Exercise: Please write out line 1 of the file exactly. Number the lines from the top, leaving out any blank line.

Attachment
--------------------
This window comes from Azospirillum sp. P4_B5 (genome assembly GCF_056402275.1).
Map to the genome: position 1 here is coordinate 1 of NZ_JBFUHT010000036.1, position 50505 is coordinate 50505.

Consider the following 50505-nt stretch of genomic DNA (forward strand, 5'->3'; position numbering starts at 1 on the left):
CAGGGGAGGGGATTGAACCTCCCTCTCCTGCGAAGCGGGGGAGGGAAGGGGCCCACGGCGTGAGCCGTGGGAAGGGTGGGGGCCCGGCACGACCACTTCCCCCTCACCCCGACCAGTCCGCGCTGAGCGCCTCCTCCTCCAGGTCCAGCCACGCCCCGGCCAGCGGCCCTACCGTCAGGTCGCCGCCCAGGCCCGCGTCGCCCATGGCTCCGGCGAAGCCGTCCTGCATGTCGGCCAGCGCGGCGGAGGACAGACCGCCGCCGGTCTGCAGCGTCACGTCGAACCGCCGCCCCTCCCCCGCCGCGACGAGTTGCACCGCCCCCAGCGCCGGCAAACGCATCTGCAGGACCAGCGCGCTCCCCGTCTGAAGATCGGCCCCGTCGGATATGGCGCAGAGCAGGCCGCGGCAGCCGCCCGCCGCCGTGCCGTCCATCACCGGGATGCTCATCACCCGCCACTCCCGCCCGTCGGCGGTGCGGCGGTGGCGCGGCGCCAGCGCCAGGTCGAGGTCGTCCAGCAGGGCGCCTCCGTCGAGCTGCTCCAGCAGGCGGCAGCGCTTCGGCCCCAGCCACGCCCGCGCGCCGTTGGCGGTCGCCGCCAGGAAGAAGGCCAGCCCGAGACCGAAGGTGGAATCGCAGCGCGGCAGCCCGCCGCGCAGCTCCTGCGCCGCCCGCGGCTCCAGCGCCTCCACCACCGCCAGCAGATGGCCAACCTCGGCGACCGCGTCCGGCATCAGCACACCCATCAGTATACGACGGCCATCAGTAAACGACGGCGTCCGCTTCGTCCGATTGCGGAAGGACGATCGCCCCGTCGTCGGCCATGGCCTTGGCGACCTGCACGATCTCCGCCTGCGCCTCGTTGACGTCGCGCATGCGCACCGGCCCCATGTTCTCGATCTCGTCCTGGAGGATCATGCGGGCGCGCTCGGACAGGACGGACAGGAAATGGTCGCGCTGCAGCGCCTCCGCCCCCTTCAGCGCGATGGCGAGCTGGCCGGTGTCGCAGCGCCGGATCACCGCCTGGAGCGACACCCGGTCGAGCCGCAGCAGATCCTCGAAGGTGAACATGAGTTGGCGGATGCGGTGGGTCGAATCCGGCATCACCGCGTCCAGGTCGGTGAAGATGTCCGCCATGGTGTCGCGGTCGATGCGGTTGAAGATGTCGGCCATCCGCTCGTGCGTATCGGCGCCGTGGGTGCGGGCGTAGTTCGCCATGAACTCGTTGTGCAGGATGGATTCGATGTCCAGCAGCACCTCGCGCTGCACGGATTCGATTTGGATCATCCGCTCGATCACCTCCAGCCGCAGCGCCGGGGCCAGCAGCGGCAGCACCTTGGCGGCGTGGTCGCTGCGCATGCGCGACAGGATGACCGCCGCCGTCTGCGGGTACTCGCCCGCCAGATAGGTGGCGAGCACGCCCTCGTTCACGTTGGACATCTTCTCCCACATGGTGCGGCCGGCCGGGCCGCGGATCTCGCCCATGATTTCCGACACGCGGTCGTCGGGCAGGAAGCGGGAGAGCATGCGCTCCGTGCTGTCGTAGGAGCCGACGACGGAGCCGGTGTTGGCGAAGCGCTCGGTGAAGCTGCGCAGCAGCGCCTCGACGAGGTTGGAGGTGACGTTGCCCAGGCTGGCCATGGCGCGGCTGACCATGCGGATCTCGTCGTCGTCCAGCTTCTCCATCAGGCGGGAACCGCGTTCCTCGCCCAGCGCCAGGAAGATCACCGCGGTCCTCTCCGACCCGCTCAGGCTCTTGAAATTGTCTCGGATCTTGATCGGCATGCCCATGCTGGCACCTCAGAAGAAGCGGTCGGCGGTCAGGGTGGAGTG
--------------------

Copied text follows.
This window comes from Azospirillum sp. P4_B5 (genome assembly GCF_056402275.1).